Going to the store to pick up a bottle of water seems like a simple enough task—until you start actually reading the labels and realize that not all bottles of water are made equal. In fact, there are quite a few different types of bottled water in the United States, as regulated by the Food and Drug Administration. These categories of bottled water include spring water, mineral water, purified water, and artesian water. Drinking water is also its own category of bottled water, even though all of these bottles water are, ostensibly, meant for drinking. So what is the difference between spring water and mineral water and all of these other types of bottled water?

The one thing that these bottles of water all have in common is that they're, quite simply, pure water. The FDA's definition of bottled water is "water that’s intended for human consumption and sealed in bottles or other containers with no added ingredients, except that it may contain a safe and suitable antimicrobial agent." So these different categories of bottled water have nothing to do withe the water's safety, purity, quality, or even purpose. Instead, the way in which these categories of bottled water differ has to with with the water's source.

So as the name suggests, spring water is, according to FDA regulations, "derived from an underground formation from which water flows naturally to the surface of the earth at an identified location," called a spring. (It can also be collected from a manmade borehole, but there are other regulations associated with that.)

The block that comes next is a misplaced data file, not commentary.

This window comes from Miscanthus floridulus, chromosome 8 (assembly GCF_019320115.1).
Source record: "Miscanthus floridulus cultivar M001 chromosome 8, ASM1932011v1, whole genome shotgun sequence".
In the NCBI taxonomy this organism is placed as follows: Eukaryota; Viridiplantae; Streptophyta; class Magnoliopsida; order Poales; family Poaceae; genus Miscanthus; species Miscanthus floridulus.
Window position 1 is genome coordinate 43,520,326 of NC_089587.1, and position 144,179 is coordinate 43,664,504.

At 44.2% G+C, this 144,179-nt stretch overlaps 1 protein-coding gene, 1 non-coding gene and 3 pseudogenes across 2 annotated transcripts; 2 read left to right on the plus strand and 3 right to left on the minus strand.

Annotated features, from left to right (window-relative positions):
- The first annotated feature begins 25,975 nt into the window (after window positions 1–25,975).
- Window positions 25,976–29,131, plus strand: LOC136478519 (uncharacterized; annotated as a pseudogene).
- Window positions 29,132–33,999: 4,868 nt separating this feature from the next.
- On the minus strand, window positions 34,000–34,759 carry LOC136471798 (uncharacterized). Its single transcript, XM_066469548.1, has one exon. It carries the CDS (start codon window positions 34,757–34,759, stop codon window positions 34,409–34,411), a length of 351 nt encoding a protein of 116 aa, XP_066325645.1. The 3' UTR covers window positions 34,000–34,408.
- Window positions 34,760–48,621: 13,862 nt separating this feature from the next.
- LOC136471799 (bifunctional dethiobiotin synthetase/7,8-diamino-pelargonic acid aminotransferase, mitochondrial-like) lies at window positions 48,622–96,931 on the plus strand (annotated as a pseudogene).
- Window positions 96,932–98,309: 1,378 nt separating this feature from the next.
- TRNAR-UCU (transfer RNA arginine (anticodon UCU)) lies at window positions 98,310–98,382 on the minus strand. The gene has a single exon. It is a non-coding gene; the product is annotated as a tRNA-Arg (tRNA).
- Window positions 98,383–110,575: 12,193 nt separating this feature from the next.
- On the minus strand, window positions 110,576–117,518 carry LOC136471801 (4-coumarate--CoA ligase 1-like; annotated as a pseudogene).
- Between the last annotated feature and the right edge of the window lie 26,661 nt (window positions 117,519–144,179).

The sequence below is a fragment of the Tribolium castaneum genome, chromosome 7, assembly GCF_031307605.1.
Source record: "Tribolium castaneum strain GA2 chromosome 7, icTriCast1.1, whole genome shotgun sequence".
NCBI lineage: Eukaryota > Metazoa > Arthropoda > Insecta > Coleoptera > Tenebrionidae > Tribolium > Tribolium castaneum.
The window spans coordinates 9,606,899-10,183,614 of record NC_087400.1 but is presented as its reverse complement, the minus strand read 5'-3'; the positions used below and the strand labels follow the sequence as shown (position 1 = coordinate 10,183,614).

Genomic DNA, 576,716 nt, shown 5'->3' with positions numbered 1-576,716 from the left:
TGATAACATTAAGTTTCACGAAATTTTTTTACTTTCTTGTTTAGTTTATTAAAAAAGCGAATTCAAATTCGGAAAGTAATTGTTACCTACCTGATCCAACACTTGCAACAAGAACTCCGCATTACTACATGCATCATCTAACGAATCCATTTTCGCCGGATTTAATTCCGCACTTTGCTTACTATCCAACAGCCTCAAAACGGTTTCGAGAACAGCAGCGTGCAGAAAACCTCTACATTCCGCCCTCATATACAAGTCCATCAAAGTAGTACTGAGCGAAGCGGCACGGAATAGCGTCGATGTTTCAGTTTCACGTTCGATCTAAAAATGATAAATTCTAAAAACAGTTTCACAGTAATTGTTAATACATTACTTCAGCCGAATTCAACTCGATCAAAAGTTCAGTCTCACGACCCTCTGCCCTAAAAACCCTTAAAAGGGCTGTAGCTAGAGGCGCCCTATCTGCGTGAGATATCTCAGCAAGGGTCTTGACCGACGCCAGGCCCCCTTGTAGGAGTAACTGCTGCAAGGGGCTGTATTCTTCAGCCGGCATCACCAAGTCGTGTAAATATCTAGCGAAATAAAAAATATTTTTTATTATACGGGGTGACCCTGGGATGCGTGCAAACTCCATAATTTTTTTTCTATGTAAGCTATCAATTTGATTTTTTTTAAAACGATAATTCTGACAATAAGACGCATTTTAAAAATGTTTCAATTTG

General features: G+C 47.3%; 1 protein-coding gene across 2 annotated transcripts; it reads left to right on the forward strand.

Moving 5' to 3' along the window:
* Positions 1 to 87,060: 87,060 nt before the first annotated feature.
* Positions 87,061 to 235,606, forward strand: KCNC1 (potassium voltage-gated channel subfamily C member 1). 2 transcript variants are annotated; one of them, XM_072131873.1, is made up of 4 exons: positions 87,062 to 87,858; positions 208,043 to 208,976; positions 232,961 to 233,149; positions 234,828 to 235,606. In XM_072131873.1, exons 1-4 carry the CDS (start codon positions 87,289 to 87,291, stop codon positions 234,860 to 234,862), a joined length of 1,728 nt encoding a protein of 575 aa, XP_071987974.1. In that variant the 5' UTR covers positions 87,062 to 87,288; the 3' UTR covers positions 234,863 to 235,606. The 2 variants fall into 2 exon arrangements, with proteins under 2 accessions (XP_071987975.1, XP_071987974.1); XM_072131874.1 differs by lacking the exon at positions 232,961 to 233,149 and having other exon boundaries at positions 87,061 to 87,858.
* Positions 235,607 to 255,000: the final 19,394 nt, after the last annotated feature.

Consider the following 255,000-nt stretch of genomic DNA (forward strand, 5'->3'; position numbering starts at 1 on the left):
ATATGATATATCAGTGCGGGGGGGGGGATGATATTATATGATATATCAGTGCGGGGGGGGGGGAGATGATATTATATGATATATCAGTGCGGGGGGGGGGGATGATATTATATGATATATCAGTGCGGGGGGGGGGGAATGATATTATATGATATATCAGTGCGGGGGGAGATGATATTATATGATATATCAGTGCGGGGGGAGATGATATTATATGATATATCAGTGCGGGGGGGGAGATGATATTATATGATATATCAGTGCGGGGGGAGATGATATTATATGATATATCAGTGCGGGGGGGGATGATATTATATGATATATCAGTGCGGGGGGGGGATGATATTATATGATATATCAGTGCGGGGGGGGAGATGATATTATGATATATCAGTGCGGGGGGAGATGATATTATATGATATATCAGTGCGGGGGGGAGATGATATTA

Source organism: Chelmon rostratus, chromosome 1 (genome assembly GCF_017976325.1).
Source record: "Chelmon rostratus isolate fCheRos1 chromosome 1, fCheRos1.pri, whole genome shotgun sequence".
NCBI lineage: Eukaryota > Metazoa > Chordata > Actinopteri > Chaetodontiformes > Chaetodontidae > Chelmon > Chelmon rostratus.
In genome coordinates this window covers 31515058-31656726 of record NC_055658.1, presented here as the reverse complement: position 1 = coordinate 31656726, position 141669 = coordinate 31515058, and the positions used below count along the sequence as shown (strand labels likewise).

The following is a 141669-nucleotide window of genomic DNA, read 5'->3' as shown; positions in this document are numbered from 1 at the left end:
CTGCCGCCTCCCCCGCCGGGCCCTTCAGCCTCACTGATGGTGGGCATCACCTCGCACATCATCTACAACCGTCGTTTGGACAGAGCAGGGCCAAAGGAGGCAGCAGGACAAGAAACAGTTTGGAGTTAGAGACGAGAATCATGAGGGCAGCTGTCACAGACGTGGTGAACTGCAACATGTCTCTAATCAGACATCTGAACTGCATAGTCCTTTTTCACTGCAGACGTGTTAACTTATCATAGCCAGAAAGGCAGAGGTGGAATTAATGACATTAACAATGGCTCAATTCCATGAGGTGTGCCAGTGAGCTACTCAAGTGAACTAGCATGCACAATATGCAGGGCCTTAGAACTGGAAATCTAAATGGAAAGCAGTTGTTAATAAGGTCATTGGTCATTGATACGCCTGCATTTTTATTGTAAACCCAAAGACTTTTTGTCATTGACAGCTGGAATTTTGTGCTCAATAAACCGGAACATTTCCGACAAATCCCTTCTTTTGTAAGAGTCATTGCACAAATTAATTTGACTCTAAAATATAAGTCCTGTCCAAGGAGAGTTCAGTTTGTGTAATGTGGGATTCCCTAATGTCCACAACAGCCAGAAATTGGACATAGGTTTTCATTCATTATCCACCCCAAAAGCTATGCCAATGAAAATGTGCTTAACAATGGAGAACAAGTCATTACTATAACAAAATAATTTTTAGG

Mineral water also comes from an underground source that's both geologically and physically protected, but it differs from spring water because mineral water contains a "constant level and relative proportions of minerals and trace elements at the point of emergence from the source." This is why different brands of mineral water each taste a little different; they have a different mix of minerals from their unique source.

Artesian water, also known as artesian well water, is water that comes from a tapped aquifer. "Artesian" actually refers to the natural geological process of pressure that causes water from an aquifer, which is a layer of permeable rock and soil that can store water, to rise to the surface and form a well—not "artisanal."

And though this is cool to know that the water in your bottle comes from some far off well or aquifer, it should also be noted that other types of bottled, drinking water are filled with water straight from municipal taps. That's right: it's tap water that's maybe been further filtered or gone through a process of ozonation, which used ozone gas to disinfect the water with leaving a weird taste. That water is often called purified water, and though you can get it in a little plastic bottle, you could also probably get water that tastes fairly similar from the tap in your own kitchen.